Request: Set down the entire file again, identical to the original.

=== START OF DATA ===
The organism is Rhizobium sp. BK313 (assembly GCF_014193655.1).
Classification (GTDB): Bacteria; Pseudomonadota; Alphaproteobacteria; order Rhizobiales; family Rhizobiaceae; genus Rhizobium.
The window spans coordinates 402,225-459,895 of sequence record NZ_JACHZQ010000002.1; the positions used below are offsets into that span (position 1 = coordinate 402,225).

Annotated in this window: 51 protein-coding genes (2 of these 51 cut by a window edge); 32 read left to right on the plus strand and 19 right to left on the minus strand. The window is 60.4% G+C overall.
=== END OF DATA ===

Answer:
The organism is Rhizobium sp. BK313 (assembly GCF_014193655.1).
Classification (GTDB): Bacteria; Pseudomonadota; Alphaproteobacteria; order Rhizobiales; family Rhizobiaceae; genus Rhizobium.
The window spans coordinates 402,225-459,895 of sequence record NZ_JACHZQ010000002.1; the positions used below are offsets into that span (position 1 = coordinate 402,225).

Annotated in this window: 51 protein-coding genes (2 of these 51 cut by a window edge); 32 read left to right on the plus strand and 19 right to left on the minus strand. The window is 60.4% G+C overall.